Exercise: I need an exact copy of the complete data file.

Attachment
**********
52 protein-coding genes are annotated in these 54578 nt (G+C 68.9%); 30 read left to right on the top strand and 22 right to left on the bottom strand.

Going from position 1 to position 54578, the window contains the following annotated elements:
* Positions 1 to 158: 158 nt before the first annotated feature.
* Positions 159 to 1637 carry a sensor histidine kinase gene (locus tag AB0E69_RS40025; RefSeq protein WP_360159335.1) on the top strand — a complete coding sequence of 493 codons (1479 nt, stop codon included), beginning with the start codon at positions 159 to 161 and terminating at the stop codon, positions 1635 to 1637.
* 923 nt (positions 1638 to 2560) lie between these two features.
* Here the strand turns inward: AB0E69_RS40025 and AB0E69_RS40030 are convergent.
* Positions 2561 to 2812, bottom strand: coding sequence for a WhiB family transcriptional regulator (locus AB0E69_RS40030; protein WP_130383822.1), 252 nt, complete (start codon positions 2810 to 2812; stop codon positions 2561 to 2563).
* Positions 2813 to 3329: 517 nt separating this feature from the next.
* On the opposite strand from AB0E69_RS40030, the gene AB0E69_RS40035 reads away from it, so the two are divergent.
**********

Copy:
52 protein-coding genes are annotated in these 54578 nt (G+C 68.9%); 30 read left to right on the top strand and 22 right to left on the bottom strand.

Going from position 1 to position 54578, the window contains the following annotated elements:
* Positions 1 to 158: 158 nt before the first annotated feature.
* Positions 159 to 1637 carry a sensor histidine kinase gene (locus tag AB0E69_RS40025; RefSeq protein WP_360159335.1) on the top strand — a complete coding sequence of 493 codons (1479 nt, stop codon included), beginning with the start codon at positions 159 to 161 and terminating at the stop codon, positions 1635 to 1637.
* 923 nt (positions 1638 to 2560) lie between these two features.
* Here the strand turns inward: AB0E69_RS40025 and AB0E69_RS40030 are convergent.
* Positions 2561 to 2812, bottom strand: coding sequence for a WhiB family transcriptional regulator (locus AB0E69_RS40030; protein WP_130383822.1), 252 nt, complete (start codon positions 2810 to 2812; stop codon positions 2561 to 2563).
* Positions 2813 to 3329: 517 nt separating this feature from the next.
* On the opposite strand from AB0E69_RS40030, the gene AB0E69_RS40035 reads away from it, so the two are divergent.